Mystery Dinners at Restaurants

man in fogHave you gone to a mystery dinner at a restaurant?  I’ve been to two in the last decade. My first experience was great. The dining room had booths on all sides with tables in the center. The actors walked around the diners, clearly advancing the plot with clues about “who done it” and a bit of humor as well. The costumes were normal clothes, not overdone or cheap looking. The professional performance engaged us in a mysterious setting. I ended up winning a prize for the first person to guess the murderer.

A week ago we went to a different restaurant, expecting a similar entertaining evening, especially at the $65 per person price. The dining room was huge like a conference room with round tables seating 8 to a table. The food, advertised as all you can eat prime rib was not up to the price they charged. Everyone left their dessert uneaten since it tasted like chemical fluff.

When the actors emerged, they wore what looked like Halloween costumes instead of regular clothes. The atmosphere turned into carnival-type chaos instead of intelligent theater.  Actors circulated around the room with faulty microphones that either skipped some words or blasted the voices so loud, I couldn’t understand a word they were saying. I always carry ear plugs with me. I put them in my ears within five minutes of the show. It lessened the pain of the unreal blabbing from the sound system. Certainly not a relaxing dinner with all the cacophony going on. At the end, people at each table had to be a team and name the perpetrator. I didn’t participate since I didn’t hear the story. No one at our table knew who to accuse, and their guess was incorrect. Then the actors buzzed around the tables with tip envelopes for the show. The amateur performance and the actors’ attitudes had no heart.The evening wasn’t worth half the charge or a tip.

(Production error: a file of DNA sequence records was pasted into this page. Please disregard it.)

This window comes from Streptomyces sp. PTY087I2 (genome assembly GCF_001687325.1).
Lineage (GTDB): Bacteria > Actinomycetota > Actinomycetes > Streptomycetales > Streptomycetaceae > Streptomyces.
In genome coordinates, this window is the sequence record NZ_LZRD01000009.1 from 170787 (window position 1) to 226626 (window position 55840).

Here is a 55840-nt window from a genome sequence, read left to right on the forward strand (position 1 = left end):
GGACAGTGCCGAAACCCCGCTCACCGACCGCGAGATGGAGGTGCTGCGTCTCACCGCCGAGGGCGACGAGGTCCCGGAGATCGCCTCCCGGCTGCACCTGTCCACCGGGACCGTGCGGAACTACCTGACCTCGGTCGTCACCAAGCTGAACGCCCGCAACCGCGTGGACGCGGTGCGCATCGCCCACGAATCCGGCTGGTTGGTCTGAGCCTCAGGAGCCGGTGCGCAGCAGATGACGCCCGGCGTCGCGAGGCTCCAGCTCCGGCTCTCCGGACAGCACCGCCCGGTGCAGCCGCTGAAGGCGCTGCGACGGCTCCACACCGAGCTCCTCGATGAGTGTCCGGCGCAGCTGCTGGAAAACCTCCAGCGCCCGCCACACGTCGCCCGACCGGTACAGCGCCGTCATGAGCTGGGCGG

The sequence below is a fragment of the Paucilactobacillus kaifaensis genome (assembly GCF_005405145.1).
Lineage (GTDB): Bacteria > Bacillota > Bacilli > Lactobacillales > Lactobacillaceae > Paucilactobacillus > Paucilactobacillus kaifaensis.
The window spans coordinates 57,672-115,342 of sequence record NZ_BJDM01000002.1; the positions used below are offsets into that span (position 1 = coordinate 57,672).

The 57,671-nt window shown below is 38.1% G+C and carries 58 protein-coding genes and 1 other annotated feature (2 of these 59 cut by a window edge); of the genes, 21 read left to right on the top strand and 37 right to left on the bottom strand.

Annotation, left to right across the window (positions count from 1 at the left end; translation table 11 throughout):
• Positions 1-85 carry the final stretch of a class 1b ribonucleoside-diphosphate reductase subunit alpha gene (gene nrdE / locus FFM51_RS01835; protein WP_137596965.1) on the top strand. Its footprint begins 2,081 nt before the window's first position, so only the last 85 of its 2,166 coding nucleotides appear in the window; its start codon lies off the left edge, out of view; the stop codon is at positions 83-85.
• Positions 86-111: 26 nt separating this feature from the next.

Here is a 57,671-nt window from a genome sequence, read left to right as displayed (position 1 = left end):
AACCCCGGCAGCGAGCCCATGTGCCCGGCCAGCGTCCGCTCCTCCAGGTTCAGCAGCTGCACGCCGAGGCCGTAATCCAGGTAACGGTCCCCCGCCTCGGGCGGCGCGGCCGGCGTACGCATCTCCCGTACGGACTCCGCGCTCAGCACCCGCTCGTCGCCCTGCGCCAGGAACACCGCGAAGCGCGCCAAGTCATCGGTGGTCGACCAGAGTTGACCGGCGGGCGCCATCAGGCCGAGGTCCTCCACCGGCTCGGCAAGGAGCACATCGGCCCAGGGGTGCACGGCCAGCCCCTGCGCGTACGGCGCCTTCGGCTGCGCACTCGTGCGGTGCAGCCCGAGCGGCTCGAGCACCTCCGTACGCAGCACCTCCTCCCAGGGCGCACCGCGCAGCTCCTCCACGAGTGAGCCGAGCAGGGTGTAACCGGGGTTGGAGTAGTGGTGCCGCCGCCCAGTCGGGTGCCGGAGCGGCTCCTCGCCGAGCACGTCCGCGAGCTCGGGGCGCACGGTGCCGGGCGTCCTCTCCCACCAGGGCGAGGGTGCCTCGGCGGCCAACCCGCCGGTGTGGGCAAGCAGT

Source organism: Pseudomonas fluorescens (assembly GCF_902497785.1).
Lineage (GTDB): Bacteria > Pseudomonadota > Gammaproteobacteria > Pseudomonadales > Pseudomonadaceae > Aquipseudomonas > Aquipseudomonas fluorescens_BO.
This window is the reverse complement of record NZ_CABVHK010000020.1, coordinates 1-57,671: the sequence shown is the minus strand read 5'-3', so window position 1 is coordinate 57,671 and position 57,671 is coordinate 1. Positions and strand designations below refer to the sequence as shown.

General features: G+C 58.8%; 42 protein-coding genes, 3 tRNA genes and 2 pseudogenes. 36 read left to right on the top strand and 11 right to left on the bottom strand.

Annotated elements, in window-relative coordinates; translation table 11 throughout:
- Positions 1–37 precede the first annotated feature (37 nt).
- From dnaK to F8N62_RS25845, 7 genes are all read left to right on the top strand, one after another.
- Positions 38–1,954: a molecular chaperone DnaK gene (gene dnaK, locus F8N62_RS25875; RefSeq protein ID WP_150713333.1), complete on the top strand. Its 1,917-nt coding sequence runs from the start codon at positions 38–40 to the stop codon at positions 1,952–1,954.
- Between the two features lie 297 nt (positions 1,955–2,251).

Would I go to one again? Yes, but I’d research the restaurant’s room and sound system first. Then I’d ask about the actors’ experience and hope the mystery evening would be better than the last.


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For over twenty-five years, I've taught elementary grades, high school, and county special education classes. Now I am a field supervisor for teachers working toward their teaching credentials. I also teach writing classes in Dublin and Pleasanton, California. I have won 5 awards in short story contests, My stories are published in The California Writers Club Literary Review, and several anthologies including four times in Las Positas College collections. I have several book projects, but the two that have my immediate attention are HADA'S FOG, which is women's fiction, LILLI, a YA novel, and NORMAN IN THE PICTURE, a paranormal mystery. I have published an anthology WRITTEN ACROSS THE GENRES that includes writings from members of my writing classes and other writers. It's available on Amazon and Kindle.

6 thoughts on “Mystery Dinners at Restaurants”

  1. We attended one a number of years ago. As I recall, it was similar to the earlier one you described. Good costumes, and the actors circulated through the room, chatting with attendees, dropping clues. It was a fun, unique experience.


    1. Yes, a good experience for me too the first time. That’s why I was so disappointed this last time. The concept is fun and when it’s done well, it is a unique outing.
      Have great holidays if I don’t see you in December.


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